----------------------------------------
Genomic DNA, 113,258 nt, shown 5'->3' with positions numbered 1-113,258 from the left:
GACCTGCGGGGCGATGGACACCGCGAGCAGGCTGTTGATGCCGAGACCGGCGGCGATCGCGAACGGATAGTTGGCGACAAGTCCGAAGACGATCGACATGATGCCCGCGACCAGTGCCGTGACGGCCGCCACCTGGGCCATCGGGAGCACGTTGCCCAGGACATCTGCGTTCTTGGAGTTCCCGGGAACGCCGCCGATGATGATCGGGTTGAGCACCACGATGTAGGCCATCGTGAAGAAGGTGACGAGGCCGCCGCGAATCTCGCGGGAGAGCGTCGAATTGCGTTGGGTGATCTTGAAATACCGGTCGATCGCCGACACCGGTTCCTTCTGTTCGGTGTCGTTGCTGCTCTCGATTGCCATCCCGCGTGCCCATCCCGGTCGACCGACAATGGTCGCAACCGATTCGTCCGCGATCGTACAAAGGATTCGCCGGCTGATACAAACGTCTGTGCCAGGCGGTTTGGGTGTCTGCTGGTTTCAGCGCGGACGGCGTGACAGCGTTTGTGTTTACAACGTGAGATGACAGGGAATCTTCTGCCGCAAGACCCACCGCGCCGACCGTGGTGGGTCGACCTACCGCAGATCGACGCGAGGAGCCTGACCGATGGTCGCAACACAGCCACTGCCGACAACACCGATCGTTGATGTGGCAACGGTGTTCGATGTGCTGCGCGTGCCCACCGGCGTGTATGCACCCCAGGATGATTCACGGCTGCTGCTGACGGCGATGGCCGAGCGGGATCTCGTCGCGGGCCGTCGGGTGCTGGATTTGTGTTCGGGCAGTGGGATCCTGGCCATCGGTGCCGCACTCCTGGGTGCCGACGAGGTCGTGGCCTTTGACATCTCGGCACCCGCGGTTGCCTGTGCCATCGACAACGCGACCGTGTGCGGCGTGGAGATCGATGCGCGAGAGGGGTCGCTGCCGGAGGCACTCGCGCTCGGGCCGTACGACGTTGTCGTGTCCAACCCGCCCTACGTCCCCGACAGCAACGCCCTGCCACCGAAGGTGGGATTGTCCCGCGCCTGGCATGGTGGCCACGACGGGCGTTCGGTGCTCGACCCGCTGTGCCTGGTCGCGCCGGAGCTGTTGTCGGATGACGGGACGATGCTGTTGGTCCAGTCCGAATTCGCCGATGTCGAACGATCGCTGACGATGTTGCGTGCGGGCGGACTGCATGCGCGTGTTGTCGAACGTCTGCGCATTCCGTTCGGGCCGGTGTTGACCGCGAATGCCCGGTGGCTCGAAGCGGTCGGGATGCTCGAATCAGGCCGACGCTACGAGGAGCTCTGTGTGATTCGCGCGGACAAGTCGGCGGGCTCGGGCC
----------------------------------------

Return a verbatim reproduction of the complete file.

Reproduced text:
Genomic DNA, 113,258 nt, shown 5'->3' with positions numbered 1-113,258 from the left:
GACCTGCGGGGCGATGGACACCGCGAGCAGGCTGTTGATGCCGAGACCGGCGGCGATCGCGAACGGATAGTTGGCGACAAGTCCGAAGACGATCGACATGATGCCCGCGACCAGTGCCGTGACGGCCGCCACCTGGGCCATCGGGAGCACGTTGCCCAGGACATCTGCGTTCTTGGAGTTCCCGGGAACGCCGCCGATGATGATCGGGTTGAGCACCACGATGTAGGCCATCGTGAAGAAGGTGACGAGGCCGCCGCGAATCTCGCGGGAGAGCGTCGAATTGCGTTGGGTGATCTTGAAATACCGGTCGATCGCCGACACCGGTTCCTTCTGTTCGGTGTCGTTGCTGCTCTCGATTGCCATCCCGCGTGCCCATCCCGGTCGACCGACAATGGTCGCAACCGATTCGTCCGCGATCGTACAAAGGATTCGCCGGCTGATACAAACGTCTGTGCCAGGCGGTTTGGGTGTCTGCTGGTTTCAGCGCGGACGGCGTGACAGCGTTTGTGTTTACAACGTGAGATGACAGGGAATCTTCTGCCGCAAGACCCACCGCGCCGACCGTGGTGGGTCGACCTACCGCAGATCGACGCGAGGAGCCTGACCGATGGTCGCAACACAGCCACTGCCGACAACACCGATCGTTGATGTGGCAACGGTGTTCGATGTGCTGCGCGTGCCCACCGGCGTGTATGCACCCCAGGATGATTCACGGCTGCTGCTGACGGCGATGGCCGAGCGGGATCTCGTCGCGGGCCGTCGGGTGCTGGATTTGTGTTCGGGCAGTGGGATCCTGGCCATCGGTGCCGCACTCCTGGGTGCCGACGAGGTCGTGGCCTTTGACATCTCGGCACCCGCGGTTGCCTGTGCCATCGACAACGCGACCGTGTGCGGCGTGGAGATCGATGCGCGAGAGGGGTCGCTGCCGGAGGCACTCGCGCTCGGGCCGTACGACGTTGTCGTGTCCAACCCGCCCTACGTCCCCGACAGCAACGCCCTGCCACCGAAGGTGGGATTGTCCCGCGCCTGGCATGGTGGCCACGACGGGCGTTCGGTGCTCGACCCGCTGTGCCTGGTCGCGCCGGAGCTGTTGTCGGATGACGGGACGATGCTGTTGGTCCAGTCCGAATTCGCCGATGTCGAACGATCGCTGACGATGTTGCGTGCGGGCGGACTGCATGCGCGTGTTGTCGAACGTCTGCGCATTCCGTTCGGGCCGGTGTTGACCGCGAATGCCCGGTGGCTCGAAGCGGTCGGGATGCTCGAATCAGGCCGACGCTACGAGGAGCTCTGTGTGATTCGCGCGGACAAGTCGGCGGGCTCGGGCC